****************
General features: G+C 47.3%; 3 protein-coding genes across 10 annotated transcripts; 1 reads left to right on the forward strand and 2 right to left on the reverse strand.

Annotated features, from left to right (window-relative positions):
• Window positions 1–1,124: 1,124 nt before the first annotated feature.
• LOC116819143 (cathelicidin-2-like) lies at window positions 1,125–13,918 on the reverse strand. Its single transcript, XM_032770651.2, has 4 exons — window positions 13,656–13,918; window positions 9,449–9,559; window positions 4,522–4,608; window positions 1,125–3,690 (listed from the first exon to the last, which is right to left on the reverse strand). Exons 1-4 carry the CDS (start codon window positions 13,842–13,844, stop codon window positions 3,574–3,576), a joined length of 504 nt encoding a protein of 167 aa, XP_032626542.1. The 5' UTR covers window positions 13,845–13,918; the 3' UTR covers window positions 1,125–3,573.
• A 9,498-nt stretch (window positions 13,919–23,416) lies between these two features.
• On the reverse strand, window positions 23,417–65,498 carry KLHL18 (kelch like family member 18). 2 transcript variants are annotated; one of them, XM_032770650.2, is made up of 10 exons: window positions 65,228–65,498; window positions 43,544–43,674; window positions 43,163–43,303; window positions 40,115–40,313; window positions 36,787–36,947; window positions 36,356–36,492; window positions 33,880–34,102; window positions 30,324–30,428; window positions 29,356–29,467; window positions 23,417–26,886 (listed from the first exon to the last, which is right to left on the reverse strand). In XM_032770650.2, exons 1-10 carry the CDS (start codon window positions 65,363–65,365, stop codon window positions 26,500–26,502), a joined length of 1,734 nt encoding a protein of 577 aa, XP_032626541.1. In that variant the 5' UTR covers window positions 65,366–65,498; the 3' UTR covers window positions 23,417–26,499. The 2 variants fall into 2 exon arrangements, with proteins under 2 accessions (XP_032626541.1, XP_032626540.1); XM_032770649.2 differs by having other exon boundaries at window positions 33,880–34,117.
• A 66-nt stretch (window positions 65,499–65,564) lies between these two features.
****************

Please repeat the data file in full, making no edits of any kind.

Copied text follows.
General features: G+C 47.3%; 3 protein-coding genes across 10 annotated transcripts; 1 reads left to right on the forward strand and 2 right to left on the reverse strand.

Annotated features, from left to right (window-relative positions):
• Window positions 1–1,124: 1,124 nt before the first annotated feature.
• LOC116819143 (cathelicidin-2-like) lies at window positions 1,125–13,918 on the reverse strand. Its single transcript, XM_032770651.2, has 4 exons — window positions 13,656–13,918; window positions 9,449–9,559; window positions 4,522–4,608; window positions 1,125–3,690 (listed from the first exon to the last, which is right to left on the reverse strand). Exons 1-4 carry the CDS (start codon window positions 13,842–13,844, stop codon window positions 3,574–3,576), a joined length of 504 nt encoding a protein of 167 aa, XP_032626542.1. The 5' UTR covers window positions 13,845–13,918; the 3' UTR covers window positions 1,125–3,573.
• A 9,498-nt stretch (window positions 13,919–23,416) lies between these two features.
• On the reverse strand, window positions 23,417–65,498 carry KLHL18 (kelch like family member 18). 2 transcript variants are annotated; one of them, XM_032770650.2, is made up of 10 exons: window positions 65,228–65,498; window positions 43,544–43,674; window positions 43,163–43,303; window positions 40,115–40,313; window positions 36,787–36,947; window positions 36,356–36,492; window positions 33,880–34,102; window positions 30,324–30,428; window positions 29,356–29,467; window positions 23,417–26,886 (listed from the first exon to the last, which is right to left on the reverse strand). In XM_032770650.2, exons 1-10 carry the CDS (start codon window positions 65,363–65,365, stop codon window positions 26,500–26,502), a joined length of 1,734 nt encoding a protein of 577 aa, XP_032626541.1. In that variant the 5' UTR covers window positions 65,366–65,498; the 3' UTR covers window positions 23,417–26,499. The 2 variants fall into 2 exon arrangements, with proteins under 2 accessions (XP_032626541.1, XP_032626540.1); XM_032770649.2 differs by having other exon boundaries at window positions 33,880–34,117.
• A 66-nt stretch (window positions 65,499–65,564) lies between these two features.